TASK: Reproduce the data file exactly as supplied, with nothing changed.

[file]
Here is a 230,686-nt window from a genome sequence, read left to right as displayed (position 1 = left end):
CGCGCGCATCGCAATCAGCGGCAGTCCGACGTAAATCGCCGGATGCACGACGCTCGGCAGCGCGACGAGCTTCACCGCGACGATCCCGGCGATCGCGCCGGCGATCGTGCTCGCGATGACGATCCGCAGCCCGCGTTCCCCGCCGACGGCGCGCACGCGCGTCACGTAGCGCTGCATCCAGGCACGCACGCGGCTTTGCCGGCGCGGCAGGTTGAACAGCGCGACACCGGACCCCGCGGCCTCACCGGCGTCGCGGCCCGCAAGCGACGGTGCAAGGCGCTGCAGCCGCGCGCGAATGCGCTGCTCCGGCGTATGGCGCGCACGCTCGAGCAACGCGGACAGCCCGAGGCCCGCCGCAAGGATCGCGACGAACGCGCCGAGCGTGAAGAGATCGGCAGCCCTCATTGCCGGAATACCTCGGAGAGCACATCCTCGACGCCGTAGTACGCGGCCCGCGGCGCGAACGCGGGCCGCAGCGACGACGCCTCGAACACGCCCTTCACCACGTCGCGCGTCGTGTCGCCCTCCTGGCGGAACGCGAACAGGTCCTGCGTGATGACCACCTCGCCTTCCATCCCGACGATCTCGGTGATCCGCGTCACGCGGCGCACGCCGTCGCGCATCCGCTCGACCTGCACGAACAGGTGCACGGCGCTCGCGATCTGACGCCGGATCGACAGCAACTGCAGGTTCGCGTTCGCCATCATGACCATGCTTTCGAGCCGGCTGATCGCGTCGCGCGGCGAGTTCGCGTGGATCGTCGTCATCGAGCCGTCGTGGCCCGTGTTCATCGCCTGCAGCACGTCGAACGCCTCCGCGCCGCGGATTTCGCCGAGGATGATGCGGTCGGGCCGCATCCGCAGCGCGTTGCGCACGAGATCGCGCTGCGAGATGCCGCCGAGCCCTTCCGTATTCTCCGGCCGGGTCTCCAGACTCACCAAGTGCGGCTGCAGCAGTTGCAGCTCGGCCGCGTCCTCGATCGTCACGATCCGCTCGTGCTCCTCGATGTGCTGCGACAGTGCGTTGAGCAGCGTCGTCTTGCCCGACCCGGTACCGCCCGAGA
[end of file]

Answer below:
Here is a 230,686-nt window from a genome sequence, read left to right as displayed (position 1 = left end):
CGCGCGCATCGCAATCAGCGGCAGTCCGACGTAAATCGCCGGATGCACGACGCTCGGCAGCGCGACGAGCTTCACCGCGACGATCCCGGCGATCGCGCCGGCGATCGTGCTCGCGATGACGATCCGCAGCCCGCGTTCCCCGCCGACGGCGCGCACGCGCGTCACGTAGCGCTGCATCCAGGCACGCACGCGGCTTTGCCGGCGCGGCAGGTTGAACAGCGCGACACCGGACCCCGCGGCCTCACCGGCGTCGCGGCCCGCAAGCGACGGTGCAAGGCGCTGCAGCCGCGCGCGAATGCGCTGCTCCGGCGTATGGCGCGCACGCTCGAGCAACGCGGACAGCCCGAGGCCCGCCGCAAGGATCGCGACGAACGCGCCGAGCGTGAAGAGATCGGCAGCCCTCATTGCCGGAATACCTCGGAGAGCACATCCTCGACGCCGTAGTACGCGGCCCGCGGCGCGAACGCGGGCCGCAGCGACGACGCCTCGAACACGCCCTTCACCACGTCGCGCGTCGTGTCGCCCTCCTGGCGGAACGCGAACAGGTCCTGCGTGATGACCACCTCGCCTTCCATCCCGACGATCTCGGTGATCCGCGTCACGCGGCGCACGCCGTCGCGCATCCGCTCGACCTGCACGAACAGGTGCACGGCGCTCGCGATCTGACGCCGGATCGACAGCAACTGCAGGTTCGCGTTCGCCATCATGACCATGCTTTCGAGCCGGCTGATCGCGTCGCGCGGCGAGTTCGCGTGGATCGTCGTCATCGAGCCGTCGTGGCCCGTGTTCATCGCCTGCAGCACGTCGAACGCCTCCGCGCCGCGGATTTCGCCGAGGATGATGCGGTCGGGCCGCATCCGCAGCGCGTTGCGCACGAGATCGCGCTGCGAGATGCCGCCGAGCCCTTCCGTATTCTCCGGCCGGGTCTCCAGACTCACCAAGTGCGGCTGCAGCAGTTGCAGCTCGGCCGCGTCCTCGATCGTCACGATCCGCTCGTGCTCCTCGATGTGCTGCGACAGTGCGTTGAGCAGCGTCGTCTTGCCCGACCCGGTACCGCCCGAGA